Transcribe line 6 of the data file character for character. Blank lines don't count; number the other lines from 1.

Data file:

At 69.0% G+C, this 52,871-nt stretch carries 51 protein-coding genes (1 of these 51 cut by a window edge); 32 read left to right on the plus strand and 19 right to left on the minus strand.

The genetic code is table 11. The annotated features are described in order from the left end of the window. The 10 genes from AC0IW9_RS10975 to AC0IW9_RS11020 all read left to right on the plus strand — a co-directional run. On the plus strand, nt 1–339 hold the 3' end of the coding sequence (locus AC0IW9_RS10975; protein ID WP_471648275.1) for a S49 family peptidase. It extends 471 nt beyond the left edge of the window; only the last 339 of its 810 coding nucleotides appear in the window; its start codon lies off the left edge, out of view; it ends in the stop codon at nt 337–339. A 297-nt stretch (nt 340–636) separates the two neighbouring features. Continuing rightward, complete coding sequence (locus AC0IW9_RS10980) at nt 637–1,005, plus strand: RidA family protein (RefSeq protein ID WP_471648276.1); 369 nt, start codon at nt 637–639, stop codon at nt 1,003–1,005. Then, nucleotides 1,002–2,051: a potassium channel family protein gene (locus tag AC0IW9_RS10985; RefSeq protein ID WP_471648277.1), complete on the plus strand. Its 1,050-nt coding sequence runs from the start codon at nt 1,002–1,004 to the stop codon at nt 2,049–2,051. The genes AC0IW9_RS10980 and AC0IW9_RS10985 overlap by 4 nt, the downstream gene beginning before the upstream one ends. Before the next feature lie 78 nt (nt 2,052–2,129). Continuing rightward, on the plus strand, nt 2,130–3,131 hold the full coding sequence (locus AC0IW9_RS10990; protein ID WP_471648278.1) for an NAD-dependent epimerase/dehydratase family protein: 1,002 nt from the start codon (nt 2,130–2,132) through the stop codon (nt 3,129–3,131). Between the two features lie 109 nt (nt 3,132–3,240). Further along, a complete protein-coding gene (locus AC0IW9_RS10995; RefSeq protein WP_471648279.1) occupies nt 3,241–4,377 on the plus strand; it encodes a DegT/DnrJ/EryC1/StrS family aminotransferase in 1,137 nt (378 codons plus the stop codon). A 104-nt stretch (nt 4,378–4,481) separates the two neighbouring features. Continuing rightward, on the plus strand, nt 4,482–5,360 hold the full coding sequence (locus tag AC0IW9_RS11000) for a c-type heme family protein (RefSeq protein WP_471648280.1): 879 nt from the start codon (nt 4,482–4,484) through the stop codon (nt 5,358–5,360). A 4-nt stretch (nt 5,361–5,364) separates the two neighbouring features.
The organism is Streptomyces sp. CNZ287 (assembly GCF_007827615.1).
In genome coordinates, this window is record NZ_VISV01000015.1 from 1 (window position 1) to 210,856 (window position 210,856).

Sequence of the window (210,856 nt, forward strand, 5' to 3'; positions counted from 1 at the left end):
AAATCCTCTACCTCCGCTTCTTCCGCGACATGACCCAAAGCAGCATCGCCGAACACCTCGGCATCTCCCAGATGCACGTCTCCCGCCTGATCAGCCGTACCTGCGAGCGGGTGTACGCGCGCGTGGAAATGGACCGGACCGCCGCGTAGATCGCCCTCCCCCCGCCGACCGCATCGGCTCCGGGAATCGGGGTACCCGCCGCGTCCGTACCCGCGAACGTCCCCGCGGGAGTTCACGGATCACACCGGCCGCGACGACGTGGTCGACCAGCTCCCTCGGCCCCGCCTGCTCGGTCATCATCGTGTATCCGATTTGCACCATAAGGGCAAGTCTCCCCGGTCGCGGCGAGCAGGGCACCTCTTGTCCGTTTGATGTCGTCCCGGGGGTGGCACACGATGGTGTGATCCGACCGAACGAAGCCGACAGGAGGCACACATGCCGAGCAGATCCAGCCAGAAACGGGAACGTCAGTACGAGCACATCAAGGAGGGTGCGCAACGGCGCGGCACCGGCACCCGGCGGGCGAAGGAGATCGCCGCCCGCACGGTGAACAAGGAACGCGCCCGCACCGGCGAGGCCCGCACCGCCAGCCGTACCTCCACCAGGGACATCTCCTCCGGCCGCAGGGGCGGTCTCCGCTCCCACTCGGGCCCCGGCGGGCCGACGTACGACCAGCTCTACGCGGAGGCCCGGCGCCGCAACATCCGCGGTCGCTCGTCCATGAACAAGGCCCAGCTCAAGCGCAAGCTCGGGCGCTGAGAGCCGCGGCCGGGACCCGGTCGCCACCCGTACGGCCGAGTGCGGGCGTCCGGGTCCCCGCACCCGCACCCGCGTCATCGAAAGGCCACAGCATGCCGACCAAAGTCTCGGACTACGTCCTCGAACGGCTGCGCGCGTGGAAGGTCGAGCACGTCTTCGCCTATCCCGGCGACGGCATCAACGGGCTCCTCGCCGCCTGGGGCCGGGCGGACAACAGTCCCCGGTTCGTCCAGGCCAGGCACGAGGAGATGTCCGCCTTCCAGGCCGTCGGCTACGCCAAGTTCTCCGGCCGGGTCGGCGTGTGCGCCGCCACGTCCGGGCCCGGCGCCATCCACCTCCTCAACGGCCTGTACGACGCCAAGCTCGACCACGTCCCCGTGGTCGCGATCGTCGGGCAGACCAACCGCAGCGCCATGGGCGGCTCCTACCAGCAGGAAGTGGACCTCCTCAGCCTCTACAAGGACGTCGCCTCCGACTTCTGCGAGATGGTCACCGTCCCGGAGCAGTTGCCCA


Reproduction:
AAATCCTCTACCTCCGCTTCTTCCGCGACATGACCCAAAGCAGCATCGCCGAACACCTCGGCATCTCCCAGATGCACGTCTCCCGCCTGATCAGCCGTACCTGCGAGCGGGTGTACGCGCGCGTGGAAATGGACCGGACCGCCGCGTAGATCGCCCTCCCCCCGCCGACCGCATCGGCTCCGGGAATCGGGGTACCCGCCGCGTCCGTACCCGCGAACGTCCCCGCGGGAGTTCACGGATCACACCGGCCGCGACGACGTGGTCGACCAGCTCCCTCGGCCCCGCCTGCTCGGTCATCATCGTGTATCCGATTTGCACCATAAGGGCAAGTCTCCCCGGTCGCGGCGAGCAGGGCACCTCTTGTCCGTTTGATGTCGTCCCGGGGGTGGCACACGATGGTGTGATCCGACCGAACGAAGCCGACAGGAGGCACACATGCCGAGCAGATCCAGCCAGAAACGGGAACGTCAGTACGAGCACATCAAGGAGGGTGCGCAACGGCGCGGCACCGGCACCCGGCGGGCGAAGGAGATCGCCGCCCGCACGGTGAACAAGGAACGCGCCCGCACCGGCGAGGCCCGCACCGCCAGCCGTACCTCCACCAGGGACATCTCCTCCGGCCGCAGGGGCGGTCTCCGCTCCCACTCGGGCCCCGGCGGGCCGACGTACGACCAGCTCTACGCGGAGGCCCGGCGCCGCAACATCCGCGGTCGCTCGTCCATGAACAAGGCCCAGCTCAAGCGCAAGCTCGGGCGCTGAGAGCCGCGGCCGGGACCCGGTCGCCACCCGTACGGCCGAGTGCGGGCGTCCGGGTCCCCGCACCCGCACCCGCGTCATCGAAAGGCCACAGCATGCCGACCAAAGTCTCGGACTACGTCCTCGAACGGCTGCGCGCGTGGAAGGTCGAGCACGTCTTCGCCTATCCCGGCGACGGCATCAACGGGCTCCTCGCCGCCTGGGGCCGGGCGGACAACAGTCCCCGGTTCGTCCAGGCCAGGCACGAGGAGATGTCCGCCTTCCAGGCCGTCGGCTACGCCAAGTTCTCCGGCCGGGTCGGCGTGTGCGCCGCCACGTCCGGGCCCGGCGCCATCCACCTCCTCAACGGCCTGTACGACGCCAAGCTCGACCACGTCCCCGTGGTCGCGATCGTCGGGCAGACCAACCGCAGCGCCATGGGCGGCTCCTACCAGCAGGAAGTGGACCTCCTCAGCCTCTACAAGGACGTCGCCTCCGACTTCTGCGAGATGGTCACCGTCCCGGAGCAGTTGCCCA